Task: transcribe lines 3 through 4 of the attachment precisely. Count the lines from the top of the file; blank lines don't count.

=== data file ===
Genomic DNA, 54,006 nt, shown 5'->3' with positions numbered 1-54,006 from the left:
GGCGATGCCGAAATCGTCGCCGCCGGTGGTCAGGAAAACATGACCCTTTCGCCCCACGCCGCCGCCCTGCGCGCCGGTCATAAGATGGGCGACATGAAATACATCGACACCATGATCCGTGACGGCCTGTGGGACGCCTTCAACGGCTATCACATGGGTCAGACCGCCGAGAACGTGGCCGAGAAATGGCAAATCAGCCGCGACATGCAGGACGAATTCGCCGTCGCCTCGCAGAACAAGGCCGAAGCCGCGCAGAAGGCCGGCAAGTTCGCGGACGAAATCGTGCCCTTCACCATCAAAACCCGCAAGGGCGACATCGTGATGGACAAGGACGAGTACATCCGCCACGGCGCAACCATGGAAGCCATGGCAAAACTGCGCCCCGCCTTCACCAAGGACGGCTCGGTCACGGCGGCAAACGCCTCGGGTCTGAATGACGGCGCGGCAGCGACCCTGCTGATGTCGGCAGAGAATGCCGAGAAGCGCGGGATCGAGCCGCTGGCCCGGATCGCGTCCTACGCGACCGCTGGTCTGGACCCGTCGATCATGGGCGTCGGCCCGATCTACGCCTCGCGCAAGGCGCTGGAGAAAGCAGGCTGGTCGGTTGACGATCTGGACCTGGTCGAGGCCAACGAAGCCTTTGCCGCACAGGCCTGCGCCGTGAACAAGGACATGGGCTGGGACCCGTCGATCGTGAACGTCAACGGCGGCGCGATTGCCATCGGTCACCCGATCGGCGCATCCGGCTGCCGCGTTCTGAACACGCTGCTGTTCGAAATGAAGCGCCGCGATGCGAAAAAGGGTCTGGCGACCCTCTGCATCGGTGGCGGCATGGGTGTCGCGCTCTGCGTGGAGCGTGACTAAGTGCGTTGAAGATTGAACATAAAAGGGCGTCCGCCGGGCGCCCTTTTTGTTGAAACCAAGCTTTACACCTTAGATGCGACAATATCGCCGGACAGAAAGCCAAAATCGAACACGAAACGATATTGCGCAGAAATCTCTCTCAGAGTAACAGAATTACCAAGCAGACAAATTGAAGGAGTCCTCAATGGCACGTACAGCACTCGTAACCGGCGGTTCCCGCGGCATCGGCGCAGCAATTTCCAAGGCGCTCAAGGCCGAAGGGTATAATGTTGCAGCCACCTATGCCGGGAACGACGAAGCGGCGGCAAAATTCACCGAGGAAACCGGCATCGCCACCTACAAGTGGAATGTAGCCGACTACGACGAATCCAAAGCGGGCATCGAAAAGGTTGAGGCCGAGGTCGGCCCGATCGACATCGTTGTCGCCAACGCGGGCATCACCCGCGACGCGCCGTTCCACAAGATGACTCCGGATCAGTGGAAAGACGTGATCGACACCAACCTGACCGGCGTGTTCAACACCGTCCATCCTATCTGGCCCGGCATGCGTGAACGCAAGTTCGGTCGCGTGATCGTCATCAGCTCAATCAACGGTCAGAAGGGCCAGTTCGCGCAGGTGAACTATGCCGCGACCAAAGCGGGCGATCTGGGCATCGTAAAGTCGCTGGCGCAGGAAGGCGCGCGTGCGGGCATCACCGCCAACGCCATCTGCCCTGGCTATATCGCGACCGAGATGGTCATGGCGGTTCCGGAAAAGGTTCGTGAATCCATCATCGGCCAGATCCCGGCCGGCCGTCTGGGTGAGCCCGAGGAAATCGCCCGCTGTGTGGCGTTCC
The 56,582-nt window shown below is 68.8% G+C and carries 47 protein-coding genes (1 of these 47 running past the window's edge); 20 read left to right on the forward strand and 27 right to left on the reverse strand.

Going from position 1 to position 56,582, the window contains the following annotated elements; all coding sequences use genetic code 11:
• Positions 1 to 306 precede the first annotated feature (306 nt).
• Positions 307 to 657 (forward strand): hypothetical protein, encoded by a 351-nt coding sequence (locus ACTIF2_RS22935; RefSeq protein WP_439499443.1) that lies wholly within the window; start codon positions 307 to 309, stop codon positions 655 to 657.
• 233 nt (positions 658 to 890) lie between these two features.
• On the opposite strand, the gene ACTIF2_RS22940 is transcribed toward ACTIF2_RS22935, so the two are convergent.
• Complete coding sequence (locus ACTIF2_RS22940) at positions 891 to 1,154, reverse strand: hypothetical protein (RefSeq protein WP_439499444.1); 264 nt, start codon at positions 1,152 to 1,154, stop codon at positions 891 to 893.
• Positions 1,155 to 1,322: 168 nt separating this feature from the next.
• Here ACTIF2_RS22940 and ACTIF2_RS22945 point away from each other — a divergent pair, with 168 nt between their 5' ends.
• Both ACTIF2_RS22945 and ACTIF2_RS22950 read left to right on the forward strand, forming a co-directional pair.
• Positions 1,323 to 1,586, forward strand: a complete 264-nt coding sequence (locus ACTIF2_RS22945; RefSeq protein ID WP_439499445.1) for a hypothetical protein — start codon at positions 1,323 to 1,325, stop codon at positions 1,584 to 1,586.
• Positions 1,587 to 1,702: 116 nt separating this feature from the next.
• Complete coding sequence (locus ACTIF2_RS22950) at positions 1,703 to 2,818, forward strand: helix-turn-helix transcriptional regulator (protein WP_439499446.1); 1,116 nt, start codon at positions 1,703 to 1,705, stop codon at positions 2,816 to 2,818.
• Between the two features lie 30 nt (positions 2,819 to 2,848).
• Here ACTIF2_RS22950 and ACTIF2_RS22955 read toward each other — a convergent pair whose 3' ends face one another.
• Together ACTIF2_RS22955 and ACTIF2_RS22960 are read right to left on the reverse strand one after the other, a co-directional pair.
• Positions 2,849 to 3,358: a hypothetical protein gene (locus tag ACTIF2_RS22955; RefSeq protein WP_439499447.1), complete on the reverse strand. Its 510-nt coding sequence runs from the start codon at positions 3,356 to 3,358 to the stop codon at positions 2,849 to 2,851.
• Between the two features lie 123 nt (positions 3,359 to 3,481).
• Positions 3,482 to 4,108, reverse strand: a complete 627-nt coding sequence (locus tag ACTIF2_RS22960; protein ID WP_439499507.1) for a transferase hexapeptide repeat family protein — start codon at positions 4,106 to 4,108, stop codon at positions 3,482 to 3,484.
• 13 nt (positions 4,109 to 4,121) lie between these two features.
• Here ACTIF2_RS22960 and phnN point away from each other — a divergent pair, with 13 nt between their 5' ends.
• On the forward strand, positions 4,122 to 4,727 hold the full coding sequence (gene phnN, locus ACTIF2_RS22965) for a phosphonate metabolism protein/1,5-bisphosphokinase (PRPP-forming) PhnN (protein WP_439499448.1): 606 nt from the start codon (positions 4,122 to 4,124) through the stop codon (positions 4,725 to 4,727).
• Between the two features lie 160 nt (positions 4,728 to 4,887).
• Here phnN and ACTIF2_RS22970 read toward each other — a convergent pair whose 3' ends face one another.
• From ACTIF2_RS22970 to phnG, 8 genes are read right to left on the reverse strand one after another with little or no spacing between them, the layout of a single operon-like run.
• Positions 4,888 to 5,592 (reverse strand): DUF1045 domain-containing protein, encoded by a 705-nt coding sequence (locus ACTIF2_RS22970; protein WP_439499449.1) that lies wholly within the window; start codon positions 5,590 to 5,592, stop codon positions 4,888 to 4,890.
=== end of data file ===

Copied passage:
The 56,582-nt window shown below is 68.8% G+C and carries 47 protein-coding genes (1 of these 47 running past the window's edge); 20 read left to right on the forward strand and 27 right to left on the reverse strand.

Going from position 1 to position 56,582, the window contains the following annotated elements; all coding sequences use genetic code 11: